Top 5: Finance & property quotes week commencing 9 March

By the resi financial blog team, 16 March 2015

Top 5: Finance & property quotes week commencing 9 March

It's been a mixed bag this week in the property and finance worlds. Many industry bodies are still reeling from the release of the Treasury's 2015 Intergenerational Report, which raised some intriguing challenges for the construction industry over the next 40 years, while others responded to new housing finance and unemployment statistics. Here is a round up of what happened this week gone by. 

#1. The Treasury released its 2015 Intergenerational Report and it continues to have tongues wagging. With the number of Australians aged 65 and above expected to expand dramatically by 2055, the Property Council of Australia has come up with an innovative solution to help ease some of the pressure - the 'unlocking home equity for seniors' proposal.

Executive Director for Retirement, Mary Wood, said this will give the elderly generation greater choice about where they want to live. 

"The benefits of this policy will also be felt in Australia's property market - particularly in hot spots such as Sydney - where more large, family homes will become available for families and first home buyers as older Australians take up the opportunity to downsize," she said in a March 9 release.  

#2. On the economic front, the Australian Bureau of Statistics (ABS) announced the unemployment rate dropped from 6.4 to 6.3 per cent in February. Chief Economist at CommSec Craig James noted this is a promising result, but could mean the Reserve Bank will be in no rush to cut the official cash rate in its April board meeting. 

"The Reserve Bank can wait until the inflation data is released in late April and then look more closely at the need to cut rates at the May Board meeting," he noted in March 12 report.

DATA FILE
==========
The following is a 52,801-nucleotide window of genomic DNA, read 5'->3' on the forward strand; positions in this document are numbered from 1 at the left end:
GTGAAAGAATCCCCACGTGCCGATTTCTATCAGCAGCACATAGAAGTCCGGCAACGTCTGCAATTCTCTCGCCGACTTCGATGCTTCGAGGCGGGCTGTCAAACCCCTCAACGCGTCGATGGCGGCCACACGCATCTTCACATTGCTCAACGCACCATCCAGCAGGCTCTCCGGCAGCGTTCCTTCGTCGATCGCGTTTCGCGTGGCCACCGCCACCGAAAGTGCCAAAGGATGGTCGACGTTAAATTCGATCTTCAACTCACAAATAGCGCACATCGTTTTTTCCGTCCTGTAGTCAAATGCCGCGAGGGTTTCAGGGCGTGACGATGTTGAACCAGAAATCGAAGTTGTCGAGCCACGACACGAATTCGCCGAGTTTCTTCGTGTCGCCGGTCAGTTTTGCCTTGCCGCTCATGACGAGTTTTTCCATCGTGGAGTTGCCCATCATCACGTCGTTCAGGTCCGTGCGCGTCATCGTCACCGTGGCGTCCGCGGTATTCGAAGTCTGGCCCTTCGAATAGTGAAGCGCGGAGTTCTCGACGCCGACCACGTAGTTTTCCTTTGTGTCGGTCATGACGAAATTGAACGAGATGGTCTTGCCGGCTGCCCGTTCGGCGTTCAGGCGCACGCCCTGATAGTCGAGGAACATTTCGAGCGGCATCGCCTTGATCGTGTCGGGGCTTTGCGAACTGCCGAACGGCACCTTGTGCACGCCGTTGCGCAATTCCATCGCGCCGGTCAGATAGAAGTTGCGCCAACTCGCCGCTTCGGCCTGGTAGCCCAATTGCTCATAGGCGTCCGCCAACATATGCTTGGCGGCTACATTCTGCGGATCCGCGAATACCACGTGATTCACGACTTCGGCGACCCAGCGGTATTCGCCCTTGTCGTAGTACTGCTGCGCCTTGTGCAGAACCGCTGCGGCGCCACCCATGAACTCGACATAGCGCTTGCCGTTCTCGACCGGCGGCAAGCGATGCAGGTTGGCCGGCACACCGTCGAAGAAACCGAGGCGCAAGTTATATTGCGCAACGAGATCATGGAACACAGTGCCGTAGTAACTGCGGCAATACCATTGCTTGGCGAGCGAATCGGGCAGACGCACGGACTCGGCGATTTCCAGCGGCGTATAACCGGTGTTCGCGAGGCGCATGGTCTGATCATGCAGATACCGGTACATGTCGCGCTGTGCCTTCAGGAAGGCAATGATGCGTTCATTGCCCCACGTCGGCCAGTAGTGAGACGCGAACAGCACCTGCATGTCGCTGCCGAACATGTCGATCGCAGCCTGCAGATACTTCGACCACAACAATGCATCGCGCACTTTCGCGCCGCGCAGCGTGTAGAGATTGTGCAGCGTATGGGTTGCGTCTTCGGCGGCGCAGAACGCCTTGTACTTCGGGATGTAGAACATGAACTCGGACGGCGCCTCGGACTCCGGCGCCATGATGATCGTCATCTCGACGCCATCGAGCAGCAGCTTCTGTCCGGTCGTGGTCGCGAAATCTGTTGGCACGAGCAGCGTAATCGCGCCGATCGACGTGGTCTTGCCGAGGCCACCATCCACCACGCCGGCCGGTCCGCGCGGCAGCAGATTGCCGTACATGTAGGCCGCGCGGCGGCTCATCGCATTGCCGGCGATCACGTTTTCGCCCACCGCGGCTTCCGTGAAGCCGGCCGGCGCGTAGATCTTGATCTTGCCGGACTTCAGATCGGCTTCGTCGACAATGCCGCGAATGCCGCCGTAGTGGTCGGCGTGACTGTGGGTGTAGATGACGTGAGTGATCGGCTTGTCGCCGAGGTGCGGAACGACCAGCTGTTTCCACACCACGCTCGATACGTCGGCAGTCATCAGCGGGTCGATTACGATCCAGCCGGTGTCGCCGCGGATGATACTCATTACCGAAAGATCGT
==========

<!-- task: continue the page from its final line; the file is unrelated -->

#3. The ABS also released its housing finance figures for January this week. The Real Estate Institute of Australia (REIA) pointed out that first home buyer lending dropped over the month and is now at the lowest level since May 2004, which will likely ignite further debate about housing affordability.

"First home buyers being at their lowest level for a decade and with moderating housing lending and GDP growth below trend, the current debate on allowing first home buyers access to their superannuation is timely," said REIA President Neville Sanders in a March 11 release. 

#4. On the topic of superannuation, the Housing Industry Association (HIA) has welcomed discussion around allowing first home buyers to access their superannuation funds to purchase a home. HIA Chief Executive Industry Policy and Media Relations Graeme Wolfe said the move is absolutely necessary. 

"As a nation, we need to consider looking at superannuation in a different way," he said.

"If superannuation is about preparing for retirement, what better way is there of achieving this goal than opening the door to home ownership."

#5. Master Builders Australia also had a point to make about housing finance. In a March 11 statement, Chief Economist Peter Jones said the ABS results are a timely reminder about making sure first home buyers aren't shut out of the housing market - and construction has a big role to play.

"Only by increasing supply can we solve poor housing affordability by exerting downward pressure on house prices," he stated.

Categories: Home Loans